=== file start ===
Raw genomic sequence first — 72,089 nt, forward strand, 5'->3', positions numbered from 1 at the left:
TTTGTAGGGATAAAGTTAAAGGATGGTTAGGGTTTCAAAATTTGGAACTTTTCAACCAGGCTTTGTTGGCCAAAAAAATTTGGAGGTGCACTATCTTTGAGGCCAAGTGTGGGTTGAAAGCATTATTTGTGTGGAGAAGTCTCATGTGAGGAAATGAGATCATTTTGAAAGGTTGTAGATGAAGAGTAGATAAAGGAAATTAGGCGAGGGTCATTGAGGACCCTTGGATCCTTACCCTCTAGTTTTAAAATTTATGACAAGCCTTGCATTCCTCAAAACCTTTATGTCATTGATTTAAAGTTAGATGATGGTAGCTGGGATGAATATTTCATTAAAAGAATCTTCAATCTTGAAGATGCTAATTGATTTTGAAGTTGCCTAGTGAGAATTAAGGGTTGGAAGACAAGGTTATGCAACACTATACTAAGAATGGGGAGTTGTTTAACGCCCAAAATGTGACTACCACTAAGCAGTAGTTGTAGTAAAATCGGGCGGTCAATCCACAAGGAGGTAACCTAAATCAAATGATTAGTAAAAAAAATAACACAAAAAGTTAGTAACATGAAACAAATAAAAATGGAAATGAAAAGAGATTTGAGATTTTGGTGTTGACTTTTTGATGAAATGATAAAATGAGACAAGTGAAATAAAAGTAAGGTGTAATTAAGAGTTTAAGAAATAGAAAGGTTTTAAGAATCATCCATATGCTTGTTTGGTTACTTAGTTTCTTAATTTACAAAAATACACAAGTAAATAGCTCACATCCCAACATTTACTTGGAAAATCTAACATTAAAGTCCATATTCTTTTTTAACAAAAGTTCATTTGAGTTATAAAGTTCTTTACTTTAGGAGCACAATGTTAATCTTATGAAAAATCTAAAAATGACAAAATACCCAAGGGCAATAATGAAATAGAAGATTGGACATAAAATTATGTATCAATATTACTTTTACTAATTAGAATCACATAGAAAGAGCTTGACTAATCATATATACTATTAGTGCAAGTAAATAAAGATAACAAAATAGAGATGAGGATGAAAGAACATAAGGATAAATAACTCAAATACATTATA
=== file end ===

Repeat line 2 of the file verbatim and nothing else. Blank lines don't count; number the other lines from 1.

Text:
TTTGTAGGGATAAAGTTAAAGGATGGTTAGGGTTTCAAAATTTGGAACTTTTCAACCAGGCTTTGTTGGCCAAAAAAATTTGGAGGTGCACTATCTTTGAGGCCAAGTGTGGGTTGAAAGCATTATTTGTGTGGAGAAGTCTCATGTGAGGAAATGAGATCATTTTGAAAGGTTGTAGATGAAGAGTAGATAAAGGAAATTAGGCGAGGGTCATTGAGGACCCTTGGATCCTTACCCTCTAGTTTTAAAATTTATGACAAGCCTTGCATTCCTCAAAACCTTTATGTCATTGATTTAAAGTTAGATGATGGTAGCTGGGATGAATATTTCATTAAAAGAATCTTCAATCTTGAAGATGCTAATTGATTTTGAAGTTGCCTAGTGAGAATTAAGGGTTGGAAGACAAGGTTATGCAACACTATACTAAGAATGGGGAGTTGTTTAACGCCCAAAATGTGACTACCACTAAGCAGTAGTTGTAGTAAAATCGGGCGGTCAATCCACAAGGAGGTAACCTAAATCAAATGATTAGTAAAAAAAATAACACAAAAAGTTAGTAACATGAAACAAATAAAAATGGAAATGAAAAGAGATTTGAGATTTTGGTGTTGACTTTTTGATGAAATGATAAAATGAGACAAGTGAAATAAAAGTAAGGTGTAATTAAGAGTTTAAGAAATAGAAAGGTTTTAAGAATCATCCATATGCTTGTTTGGTTACTTAGTTTCTTAATTTACAAAAATACACAAGTAAATAGCTCACATCCCAACATTTACTTGGAAAATCTAACATTAAAGTCCATATTCTTTTTTAACAAAAGTTCATTTGAGTTATAAAGTTCTTTACTTTAGGAGCACAATGTTAATCTTATGAAAAATCTAAAAATGACAAAATACCCAAGGGCAATAATGAAATAGAAGATTGGACATAAAATTATGTATCAATATTACTTTTACTAATTAGAATCACATAGAAAGAGCTTGACTAATCATATATACTATTAGTGCAAGTAAATAAAGATAACAAAATAGAGATGAGGATGAAAGAACATAAGGATAAATAACTCAAATACATTATA